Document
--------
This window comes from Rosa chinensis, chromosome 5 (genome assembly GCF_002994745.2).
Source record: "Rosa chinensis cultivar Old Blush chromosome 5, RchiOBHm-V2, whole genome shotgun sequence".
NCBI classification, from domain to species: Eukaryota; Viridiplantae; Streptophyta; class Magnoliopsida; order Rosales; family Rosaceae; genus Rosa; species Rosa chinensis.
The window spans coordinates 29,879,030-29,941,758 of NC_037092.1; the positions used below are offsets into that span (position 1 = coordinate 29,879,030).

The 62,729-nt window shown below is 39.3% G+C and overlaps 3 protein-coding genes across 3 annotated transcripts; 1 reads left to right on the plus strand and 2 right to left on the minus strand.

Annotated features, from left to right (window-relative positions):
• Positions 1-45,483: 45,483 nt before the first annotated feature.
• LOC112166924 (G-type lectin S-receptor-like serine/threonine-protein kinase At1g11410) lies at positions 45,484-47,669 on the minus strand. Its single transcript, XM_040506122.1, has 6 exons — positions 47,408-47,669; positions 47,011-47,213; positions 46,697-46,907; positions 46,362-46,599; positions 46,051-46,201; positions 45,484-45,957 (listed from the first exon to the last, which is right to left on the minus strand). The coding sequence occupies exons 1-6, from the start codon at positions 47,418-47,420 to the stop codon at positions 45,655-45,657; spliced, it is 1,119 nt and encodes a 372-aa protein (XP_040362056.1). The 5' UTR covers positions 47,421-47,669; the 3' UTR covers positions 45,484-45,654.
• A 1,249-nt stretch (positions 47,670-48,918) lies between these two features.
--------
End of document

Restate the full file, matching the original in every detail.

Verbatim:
This window comes from Rosa chinensis, chromosome 5 (genome assembly GCF_002994745.2).
Source record: "Rosa chinensis cultivar Old Blush chromosome 5, RchiOBHm-V2, whole genome shotgun sequence".
NCBI classification, from domain to species: Eukaryota; Viridiplantae; Streptophyta; class Magnoliopsida; order Rosales; family Rosaceae; genus Rosa; species Rosa chinensis.
The window spans coordinates 29,879,030-29,941,758 of NC_037092.1; the positions used below are offsets into that span (position 1 = coordinate 29,879,030).

The 62,729-nt window shown below is 39.3% G+C and overlaps 3 protein-coding genes across 3 annotated transcripts; 1 reads left to right on the plus strand and 2 right to left on the minus strand.

Annotated features, from left to right (window-relative positions):
• Positions 1-45,483: 45,483 nt before the first annotated feature.
• LOC112166924 (G-type lectin S-receptor-like serine/threonine-protein kinase At1g11410) lies at positions 45,484-47,669 on the minus strand. Its single transcript, XM_040506122.1, has 6 exons — positions 47,408-47,669; positions 47,011-47,213; positions 46,697-46,907; positions 46,362-46,599; positions 46,051-46,201; positions 45,484-45,957 (listed from the first exon to the last, which is right to left on the minus strand). The coding sequence occupies exons 1-6, from the start codon at positions 47,418-47,420 to the stop codon at positions 45,655-45,657; spliced, it is 1,119 nt and encodes a 372-aa protein (XP_040362056.1). The 5' UTR covers positions 47,421-47,669; the 3' UTR covers positions 45,484-45,654.
• A 1,249-nt stretch (positions 47,670-48,918) lies between these two features.